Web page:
Friday, December 12, 2008

$200.00 a barrel? Jim Rogers agrees

Dobroe Utra! That means good morning.

All you Peak Freaks might want to brush up on your Russian now that Dmitry Anatolevich (Dmitry Anatolevich Medveydev: the President of Russia) has hinted that Russia may join OPEC.

And, did you notice that Jim Rogers, the co-founder of the Quantum Fund with George Soros, has stated that oil can go up to $200.00 a barrel? I agree. So does Matt Simmons.

Click here to check out Rogers' latest at Reuters.

Has Global Oil Production peaked? Nobody knows. But 85-87 Million barrels a day might be all we can get. We won't know for 10 or 20 years until we look back. It seems to be peaking RIGHT NOW.

The problem seems to be that oil prices are going to get a lot more volatile and could go into some big swings, maybe over $300.00 per barrel? Maybe $600.00?

All the "experts" have now been proven wrong. For example, how about all the wonder-boys who got ripped off by Bernie Madoff right in the middle of Wall Street. They couldn't even recognize a Ponzi when it was right in front of them for years. You might want to be a little more cautious about taking "advice" from the Wall Street machine. Including on Peak Oil.

Try to remember that the "economy," meaning all economies, in all countries are based on energy and the only energy we got is OIL.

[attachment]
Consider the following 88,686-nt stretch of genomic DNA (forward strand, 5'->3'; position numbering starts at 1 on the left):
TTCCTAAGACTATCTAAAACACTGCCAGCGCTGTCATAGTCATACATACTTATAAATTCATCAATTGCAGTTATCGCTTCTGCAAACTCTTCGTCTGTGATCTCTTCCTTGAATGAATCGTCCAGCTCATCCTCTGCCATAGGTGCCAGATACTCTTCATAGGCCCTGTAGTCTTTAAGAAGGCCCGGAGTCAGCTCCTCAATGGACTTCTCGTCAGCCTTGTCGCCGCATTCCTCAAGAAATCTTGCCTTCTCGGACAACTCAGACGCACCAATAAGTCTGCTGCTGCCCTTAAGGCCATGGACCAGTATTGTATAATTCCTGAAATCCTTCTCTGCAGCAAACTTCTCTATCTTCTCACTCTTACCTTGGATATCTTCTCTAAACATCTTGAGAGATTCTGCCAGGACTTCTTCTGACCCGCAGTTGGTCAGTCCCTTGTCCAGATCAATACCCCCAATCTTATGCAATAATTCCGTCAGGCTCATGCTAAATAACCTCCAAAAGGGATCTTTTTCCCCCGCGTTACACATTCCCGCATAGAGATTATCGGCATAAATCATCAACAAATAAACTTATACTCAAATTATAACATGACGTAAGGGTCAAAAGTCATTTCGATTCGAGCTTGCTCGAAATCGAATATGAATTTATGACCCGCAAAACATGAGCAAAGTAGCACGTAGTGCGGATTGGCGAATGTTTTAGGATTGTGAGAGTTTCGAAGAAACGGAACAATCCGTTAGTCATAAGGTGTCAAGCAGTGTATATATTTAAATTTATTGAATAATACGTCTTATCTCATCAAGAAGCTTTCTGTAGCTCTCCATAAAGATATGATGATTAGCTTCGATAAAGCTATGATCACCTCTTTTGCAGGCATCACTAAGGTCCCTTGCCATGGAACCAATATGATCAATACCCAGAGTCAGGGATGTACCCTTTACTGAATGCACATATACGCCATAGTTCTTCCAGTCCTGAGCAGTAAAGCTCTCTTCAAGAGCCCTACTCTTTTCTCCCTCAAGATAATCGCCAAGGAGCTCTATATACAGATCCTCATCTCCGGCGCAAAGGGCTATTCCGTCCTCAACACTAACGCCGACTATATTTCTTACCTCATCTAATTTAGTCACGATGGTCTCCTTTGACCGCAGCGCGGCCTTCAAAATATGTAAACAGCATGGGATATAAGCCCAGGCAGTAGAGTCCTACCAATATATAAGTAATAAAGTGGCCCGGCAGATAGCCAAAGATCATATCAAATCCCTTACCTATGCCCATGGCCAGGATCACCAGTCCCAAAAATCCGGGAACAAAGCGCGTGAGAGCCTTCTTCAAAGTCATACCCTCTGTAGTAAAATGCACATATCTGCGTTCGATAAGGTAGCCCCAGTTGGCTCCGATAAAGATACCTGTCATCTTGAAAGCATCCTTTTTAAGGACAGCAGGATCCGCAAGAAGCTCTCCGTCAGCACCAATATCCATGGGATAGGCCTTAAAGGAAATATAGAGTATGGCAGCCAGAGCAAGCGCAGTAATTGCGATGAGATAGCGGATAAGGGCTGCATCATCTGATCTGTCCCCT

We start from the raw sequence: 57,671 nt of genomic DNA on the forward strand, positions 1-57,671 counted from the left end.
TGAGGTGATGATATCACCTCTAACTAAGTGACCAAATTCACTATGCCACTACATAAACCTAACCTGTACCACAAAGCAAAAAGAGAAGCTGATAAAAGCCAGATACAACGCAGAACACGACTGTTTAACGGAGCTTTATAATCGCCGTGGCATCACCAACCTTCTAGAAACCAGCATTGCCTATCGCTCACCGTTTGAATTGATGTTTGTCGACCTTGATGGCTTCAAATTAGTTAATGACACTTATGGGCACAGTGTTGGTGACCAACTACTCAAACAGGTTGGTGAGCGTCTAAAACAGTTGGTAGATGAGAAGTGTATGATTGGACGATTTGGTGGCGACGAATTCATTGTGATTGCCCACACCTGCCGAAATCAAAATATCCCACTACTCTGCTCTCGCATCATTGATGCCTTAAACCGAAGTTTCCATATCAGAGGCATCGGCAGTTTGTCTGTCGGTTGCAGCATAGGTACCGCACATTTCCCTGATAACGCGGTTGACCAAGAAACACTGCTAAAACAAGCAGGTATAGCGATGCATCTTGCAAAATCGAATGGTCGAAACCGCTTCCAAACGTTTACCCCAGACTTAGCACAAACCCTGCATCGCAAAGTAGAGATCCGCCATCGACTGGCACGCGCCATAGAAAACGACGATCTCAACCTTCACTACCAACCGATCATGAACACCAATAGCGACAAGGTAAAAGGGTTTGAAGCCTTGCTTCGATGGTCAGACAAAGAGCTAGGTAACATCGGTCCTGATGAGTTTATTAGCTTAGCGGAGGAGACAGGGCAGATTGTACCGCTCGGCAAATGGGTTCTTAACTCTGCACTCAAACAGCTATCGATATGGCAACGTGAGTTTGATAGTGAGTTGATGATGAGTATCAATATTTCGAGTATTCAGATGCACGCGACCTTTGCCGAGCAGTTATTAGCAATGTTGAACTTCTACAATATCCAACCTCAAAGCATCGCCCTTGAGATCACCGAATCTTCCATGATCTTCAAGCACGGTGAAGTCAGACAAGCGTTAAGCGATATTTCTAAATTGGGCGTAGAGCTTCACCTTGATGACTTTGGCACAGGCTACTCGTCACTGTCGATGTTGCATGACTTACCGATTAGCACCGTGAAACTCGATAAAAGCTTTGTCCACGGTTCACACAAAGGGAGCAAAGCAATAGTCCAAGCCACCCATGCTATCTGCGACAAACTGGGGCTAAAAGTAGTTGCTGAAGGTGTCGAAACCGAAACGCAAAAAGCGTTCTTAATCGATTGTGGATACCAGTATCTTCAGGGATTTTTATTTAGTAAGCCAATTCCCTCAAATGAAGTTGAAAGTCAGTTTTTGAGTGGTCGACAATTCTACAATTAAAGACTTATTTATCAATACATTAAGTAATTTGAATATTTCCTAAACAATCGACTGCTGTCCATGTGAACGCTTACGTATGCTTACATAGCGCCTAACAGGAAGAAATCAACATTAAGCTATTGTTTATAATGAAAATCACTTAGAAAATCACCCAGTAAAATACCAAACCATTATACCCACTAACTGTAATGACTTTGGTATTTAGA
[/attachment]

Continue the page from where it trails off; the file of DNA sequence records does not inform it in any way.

Forget about the concept of "cycles." A cycle is like a nail in a tire and it clicks with each revolution. Oil prices, and supply and demand follow a much more complicated mathematics than just simplistic "business cycles" that don't exist in reality.

Oil prices follow the mathematics of non-linear dynamics. They're fractal. Natural. Beautiful.

The volatility being observed is caused by natural dynamics of a very complicated system and will continue and likely worsen.

Maybe the decline in production in most of the world's oilfields will influence a decline in volatility and price fluctuations. Maybe it won't. Good luck playing Nostradomus.

But all mathematics is the study of patterns. Natural patterns. And imperfect math leads to imperfect conclusions and "predictions." So expect more volatility.

And don't forget to compare your cup of coffee to a cup of oil (and remember to multiply by 667 cups per barrel of oil).


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